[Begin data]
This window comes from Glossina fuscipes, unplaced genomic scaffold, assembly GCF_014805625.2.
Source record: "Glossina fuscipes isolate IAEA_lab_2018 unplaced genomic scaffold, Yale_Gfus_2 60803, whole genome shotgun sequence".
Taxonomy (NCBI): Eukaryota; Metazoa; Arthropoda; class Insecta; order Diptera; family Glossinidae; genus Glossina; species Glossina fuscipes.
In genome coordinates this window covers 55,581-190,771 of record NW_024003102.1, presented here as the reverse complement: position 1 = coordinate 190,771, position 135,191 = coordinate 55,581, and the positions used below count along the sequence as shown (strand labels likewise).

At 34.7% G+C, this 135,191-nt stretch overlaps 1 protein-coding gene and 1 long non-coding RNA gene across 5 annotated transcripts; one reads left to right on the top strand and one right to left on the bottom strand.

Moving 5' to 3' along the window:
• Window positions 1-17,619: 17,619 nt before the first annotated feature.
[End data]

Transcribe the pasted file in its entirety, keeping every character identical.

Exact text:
This window comes from Glossina fuscipes, unplaced genomic scaffold, assembly GCF_014805625.2.
Source record: "Glossina fuscipes isolate IAEA_lab_2018 unplaced genomic scaffold, Yale_Gfus_2 60803, whole genome shotgun sequence".
Taxonomy (NCBI): Eukaryota; Metazoa; Arthropoda; class Insecta; order Diptera; family Glossinidae; genus Glossina; species Glossina fuscipes.
In genome coordinates this window covers 55,581-190,771 of record NW_024003102.1, presented here as the reverse complement: position 1 = coordinate 190,771, position 135,191 = coordinate 55,581, and the positions used below count along the sequence as shown (strand labels likewise).

At 34.7% G+C, this 135,191-nt stretch overlaps 1 protein-coding gene and 1 long non-coding RNA gene across 5 annotated transcripts; one reads left to right on the top strand and one right to left on the bottom strand.

Moving 5' to 3' along the window:
• Window positions 1-17,619: 17,619 nt before the first annotated feature.